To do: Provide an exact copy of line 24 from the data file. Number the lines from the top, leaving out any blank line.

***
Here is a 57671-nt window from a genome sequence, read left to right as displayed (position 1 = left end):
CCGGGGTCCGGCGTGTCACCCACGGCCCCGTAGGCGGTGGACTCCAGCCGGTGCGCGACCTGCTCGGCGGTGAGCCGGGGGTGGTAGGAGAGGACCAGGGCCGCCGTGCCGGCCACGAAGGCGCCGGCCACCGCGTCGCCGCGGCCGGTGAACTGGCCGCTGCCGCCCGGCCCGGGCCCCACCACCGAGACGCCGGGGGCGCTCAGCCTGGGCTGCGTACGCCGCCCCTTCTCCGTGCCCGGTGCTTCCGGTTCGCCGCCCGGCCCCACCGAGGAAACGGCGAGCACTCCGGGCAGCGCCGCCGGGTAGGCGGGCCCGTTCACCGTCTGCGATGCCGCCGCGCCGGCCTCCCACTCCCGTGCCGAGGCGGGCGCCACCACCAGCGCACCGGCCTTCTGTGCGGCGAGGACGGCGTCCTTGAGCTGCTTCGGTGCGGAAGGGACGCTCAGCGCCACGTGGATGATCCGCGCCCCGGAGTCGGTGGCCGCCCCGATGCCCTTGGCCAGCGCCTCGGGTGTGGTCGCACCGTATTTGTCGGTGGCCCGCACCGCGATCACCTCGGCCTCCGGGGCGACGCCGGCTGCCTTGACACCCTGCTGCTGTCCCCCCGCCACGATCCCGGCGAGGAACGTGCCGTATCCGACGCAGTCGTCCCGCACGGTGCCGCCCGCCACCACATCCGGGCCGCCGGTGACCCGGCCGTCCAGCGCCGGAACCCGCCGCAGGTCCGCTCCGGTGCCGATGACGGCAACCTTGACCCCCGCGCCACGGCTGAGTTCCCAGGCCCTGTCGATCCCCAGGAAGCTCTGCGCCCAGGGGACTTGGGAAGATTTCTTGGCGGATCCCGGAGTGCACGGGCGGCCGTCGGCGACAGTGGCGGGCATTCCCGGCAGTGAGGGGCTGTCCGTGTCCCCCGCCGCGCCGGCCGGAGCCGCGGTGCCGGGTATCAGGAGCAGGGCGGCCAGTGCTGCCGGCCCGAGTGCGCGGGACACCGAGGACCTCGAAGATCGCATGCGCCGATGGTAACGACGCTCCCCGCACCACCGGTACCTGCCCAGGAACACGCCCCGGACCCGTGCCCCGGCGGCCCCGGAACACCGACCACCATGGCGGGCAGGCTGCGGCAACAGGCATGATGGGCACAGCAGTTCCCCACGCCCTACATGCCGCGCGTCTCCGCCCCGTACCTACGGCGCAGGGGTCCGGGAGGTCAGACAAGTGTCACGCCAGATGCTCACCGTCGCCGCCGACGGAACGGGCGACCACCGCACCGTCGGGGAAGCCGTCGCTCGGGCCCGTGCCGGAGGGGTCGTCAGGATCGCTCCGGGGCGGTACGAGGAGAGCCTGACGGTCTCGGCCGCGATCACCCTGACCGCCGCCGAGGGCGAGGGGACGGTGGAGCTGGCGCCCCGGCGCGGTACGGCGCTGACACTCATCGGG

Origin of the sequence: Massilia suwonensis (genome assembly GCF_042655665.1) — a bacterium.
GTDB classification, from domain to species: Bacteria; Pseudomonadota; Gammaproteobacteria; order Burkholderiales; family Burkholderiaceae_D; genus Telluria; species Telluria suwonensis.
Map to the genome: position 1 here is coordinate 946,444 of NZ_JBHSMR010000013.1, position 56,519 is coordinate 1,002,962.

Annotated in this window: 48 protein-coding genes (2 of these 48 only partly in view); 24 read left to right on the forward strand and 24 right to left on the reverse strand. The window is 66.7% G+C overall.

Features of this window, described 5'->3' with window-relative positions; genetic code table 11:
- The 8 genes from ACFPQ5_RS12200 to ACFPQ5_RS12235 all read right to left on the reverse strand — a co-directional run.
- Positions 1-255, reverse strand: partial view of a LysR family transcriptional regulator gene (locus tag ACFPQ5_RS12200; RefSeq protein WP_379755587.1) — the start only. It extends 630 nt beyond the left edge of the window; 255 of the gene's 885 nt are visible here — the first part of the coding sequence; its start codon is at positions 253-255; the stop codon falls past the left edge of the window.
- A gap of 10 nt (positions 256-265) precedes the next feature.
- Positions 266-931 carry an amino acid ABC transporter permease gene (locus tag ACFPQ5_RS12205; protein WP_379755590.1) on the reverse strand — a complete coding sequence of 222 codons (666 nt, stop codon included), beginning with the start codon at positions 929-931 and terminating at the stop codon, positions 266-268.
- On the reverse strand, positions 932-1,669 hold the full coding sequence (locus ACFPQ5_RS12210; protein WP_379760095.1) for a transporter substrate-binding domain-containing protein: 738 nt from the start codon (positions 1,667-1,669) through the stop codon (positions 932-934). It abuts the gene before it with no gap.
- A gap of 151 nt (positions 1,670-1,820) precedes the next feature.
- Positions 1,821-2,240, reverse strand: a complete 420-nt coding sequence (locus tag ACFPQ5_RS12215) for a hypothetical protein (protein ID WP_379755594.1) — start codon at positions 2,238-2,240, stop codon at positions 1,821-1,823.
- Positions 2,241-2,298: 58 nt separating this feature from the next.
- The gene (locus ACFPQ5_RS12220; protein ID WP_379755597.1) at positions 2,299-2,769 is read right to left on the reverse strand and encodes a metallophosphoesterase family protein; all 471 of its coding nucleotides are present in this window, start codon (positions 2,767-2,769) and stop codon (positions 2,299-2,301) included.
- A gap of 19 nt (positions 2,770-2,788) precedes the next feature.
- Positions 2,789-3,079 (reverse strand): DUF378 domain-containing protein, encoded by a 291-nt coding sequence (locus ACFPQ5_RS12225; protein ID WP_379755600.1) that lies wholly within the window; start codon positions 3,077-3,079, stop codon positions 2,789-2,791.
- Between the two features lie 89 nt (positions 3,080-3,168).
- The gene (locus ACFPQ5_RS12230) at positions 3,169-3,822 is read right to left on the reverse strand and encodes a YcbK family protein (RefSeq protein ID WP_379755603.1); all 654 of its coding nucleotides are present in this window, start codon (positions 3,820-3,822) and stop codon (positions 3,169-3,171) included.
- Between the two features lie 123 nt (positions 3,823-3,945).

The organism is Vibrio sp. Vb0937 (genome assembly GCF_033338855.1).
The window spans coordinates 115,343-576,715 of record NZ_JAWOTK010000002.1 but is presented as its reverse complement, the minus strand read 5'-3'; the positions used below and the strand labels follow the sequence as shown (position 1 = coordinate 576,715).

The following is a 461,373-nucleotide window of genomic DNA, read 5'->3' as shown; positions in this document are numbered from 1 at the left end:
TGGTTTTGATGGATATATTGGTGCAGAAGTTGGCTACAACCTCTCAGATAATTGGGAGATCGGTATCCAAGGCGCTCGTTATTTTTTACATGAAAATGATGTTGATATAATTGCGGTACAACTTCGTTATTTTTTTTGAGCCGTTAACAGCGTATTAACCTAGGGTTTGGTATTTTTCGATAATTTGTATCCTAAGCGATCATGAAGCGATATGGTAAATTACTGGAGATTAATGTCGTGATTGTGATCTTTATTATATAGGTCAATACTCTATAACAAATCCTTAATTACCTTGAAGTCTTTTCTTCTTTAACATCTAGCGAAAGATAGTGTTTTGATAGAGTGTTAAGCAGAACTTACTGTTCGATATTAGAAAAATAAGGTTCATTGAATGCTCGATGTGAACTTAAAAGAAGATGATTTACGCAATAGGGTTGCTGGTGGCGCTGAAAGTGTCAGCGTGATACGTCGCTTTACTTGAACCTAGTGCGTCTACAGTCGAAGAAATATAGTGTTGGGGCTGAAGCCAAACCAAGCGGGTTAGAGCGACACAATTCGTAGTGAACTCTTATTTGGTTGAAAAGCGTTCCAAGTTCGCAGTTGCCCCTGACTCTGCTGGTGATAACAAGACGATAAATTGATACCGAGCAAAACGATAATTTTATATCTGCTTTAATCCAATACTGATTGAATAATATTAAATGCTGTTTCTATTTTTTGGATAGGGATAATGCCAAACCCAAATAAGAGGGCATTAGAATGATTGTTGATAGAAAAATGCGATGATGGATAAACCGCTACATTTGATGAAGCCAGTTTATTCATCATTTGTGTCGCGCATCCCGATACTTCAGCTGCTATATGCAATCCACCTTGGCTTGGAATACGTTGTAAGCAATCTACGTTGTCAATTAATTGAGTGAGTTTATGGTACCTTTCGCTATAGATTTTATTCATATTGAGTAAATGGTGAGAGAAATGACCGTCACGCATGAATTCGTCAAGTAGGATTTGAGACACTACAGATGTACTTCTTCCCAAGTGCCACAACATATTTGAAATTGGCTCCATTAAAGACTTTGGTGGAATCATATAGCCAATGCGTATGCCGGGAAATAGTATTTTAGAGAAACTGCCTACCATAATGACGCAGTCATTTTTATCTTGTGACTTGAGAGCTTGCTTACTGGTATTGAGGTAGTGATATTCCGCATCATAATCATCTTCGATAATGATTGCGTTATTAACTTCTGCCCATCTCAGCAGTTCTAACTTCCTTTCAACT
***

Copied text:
The following is a 461,373-nucleotide window of genomic DNA, read 5'->3' as shown; positions in this document are numbered from 1 at the left end: